Redeveloping Coco Palms

KAPAA — It has been more than two decades since the Coco Palms Resort in Wailua has taken any reservations, after Hurricane Iniki shuttered the iconic hotel made famous by Elvis Presley in the 1961 film “Blue Hawaii.”

But new plans by the Honolulu-based development company Coco Palms Hui, LLC to rebuild, renovate and revitalize the historical site have drawn praise and criticism by some residents who have watched the vacant hotel along Kuhio Highway languish over the years.

“It has been a long time coming,” Kapahi resident Kimberlee Kain said at a Wailua-Kapaa Neighborhood Association meeting held Saturday at Kapaa Public Library, where the redevelopment plans were discussed. About 40 people attended the standing-room-only event.

“We are so tired of looking at that place every day as we’re driving by it, so I’m looking forward to Coco Palms coming back,” Kain added.

Not everyone, however, is convinced.

Wailua Homesteads residents Elaine and Larry LaSota say they often battle the morning traffic on Kuamoo Road and worry that traffic generated by one of the hotel’s entrances along the busy roadway may make a bad situation worse.

“In the old days, you would always see two to four buses in that Kuamoo side parking lot — at any time of the day, there would be buses going or just parked there because the tourists would come into Coco Palms and participate in tours and everything — so that’s kind of going back to the old way of doing stuff, and I think that’s a really good thing to encourage,” Larry LaSota said. “One thing that I think is horrendous is I don’t think there’s much forethought being done about Kuamoo — it’s a disaster, and if you happen to have cars coming out, they stop people who are trying to go up the hill. The lines are already too long as it is for people trying to get out, so it doesn’t work at all.”

Current plans, which will be considered by the county Planning Commission on Jan. 27, calls for the development of 273 hotel rooms and 77 suites using the hotel’s existing footprint — a slight reduction from the 398 to 403 rooms that existed in the original hotel.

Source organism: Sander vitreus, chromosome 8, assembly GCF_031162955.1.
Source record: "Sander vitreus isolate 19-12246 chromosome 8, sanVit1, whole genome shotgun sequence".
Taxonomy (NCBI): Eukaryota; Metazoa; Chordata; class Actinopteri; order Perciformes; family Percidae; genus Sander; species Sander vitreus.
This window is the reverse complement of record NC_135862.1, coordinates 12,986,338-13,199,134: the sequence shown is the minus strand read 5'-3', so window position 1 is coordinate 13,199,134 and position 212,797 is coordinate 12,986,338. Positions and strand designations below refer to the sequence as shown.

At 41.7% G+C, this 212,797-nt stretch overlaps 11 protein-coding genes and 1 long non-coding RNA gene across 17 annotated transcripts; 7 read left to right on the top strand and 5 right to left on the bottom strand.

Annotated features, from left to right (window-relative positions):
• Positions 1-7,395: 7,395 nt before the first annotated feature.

These $135 million plans also include the addition of 106 new parking stalls to the existing 212 now in place.

Many of the hotel’s well-known buildings, including the 650-square-foot Chapel in Palms, 4,800-square-foot Sea Shell Restaurant, 23,056-square-foot Queen’s Hall, and 11,208-square-foot Lagoon Lotus Room, would also be preserved and restored.

“We understand that Kauai is a special place and we understand there are some other projects on the island that may or may not make sense for certain people, but for us, Coco Palms makes great sense not only because of the jobs that it will provide, not because we’re bringing back a building that already exists — that currently, for a lot of people, is an eyesore — but it’s because of the history and culture here that I think this project is so important to Kauai and the community here,” said Coco Palms Hui LLC Principal Tyler Greene.

The hotel, as a part of current design plans, will also include a 4-acre cultural center that will be dedicated to the Coco Palms Cultural Advisory Committee, a standing, six-member committee that will be charged with educating hotel employees and guiding cultural practices on the property.

“We think this will be the catalyst and the epicenter for all of the cultural activities that will be brought onto the property,” Greene said. “It’s our hope that, in going through the journey with Coco Palms, we can create a committee that outlasts not only the next five years, 30 years, 40 years, or 50 years, because let’s face it, this resort isn’t necessarily for us — it’s for our kids, it’s for their grandkids, it’s about continuing a legacy that was created by Grace (Guslander).”

An ongoing traffic impact study, Greene said, will help to address some of the concerns along Kuhio Highway and adjacent roadways. Current plans, however, outline the creation of a shuttle bus service that will take visitors from the hotel property to Wailua Beach and the Sea Shell Restaurant.

“As an environmental land use planner, I’ve got to tell you how impressed I am with your proposal for a shuttle bus,” Kilauea resident Tek Nickerson said. “We have an active model of what you’re discussing down at Nawiliwili that goes to the cruise ships, so when I look at this map, I see a cruise ship in dry dock.”

Still, some residents say they would like to see a pedestrian overpass over Kuhio Highway that would connect the hotel to Wailua Beach.

“It seems to me that would be a slam-dunk solution for all kinds of different issues,” Elaine LaSota told Greene.


Darin Moriki reporter, can be reached at 245-0428 or Follow him on Twitter at @darinmoriki.


Your email address will not be published. Required fields are marked *


By participating in online discussions you acknowledge that you have agreed to the TERMS OF SERVICE. An insightful discussion of ideas and viewpoints is encouraged, but comments must be civil and in good taste, with no personal attacks. If your comments are inappropriate, you may be banned from posting. To report comments that you believe do not follow our guidelines, send us an email.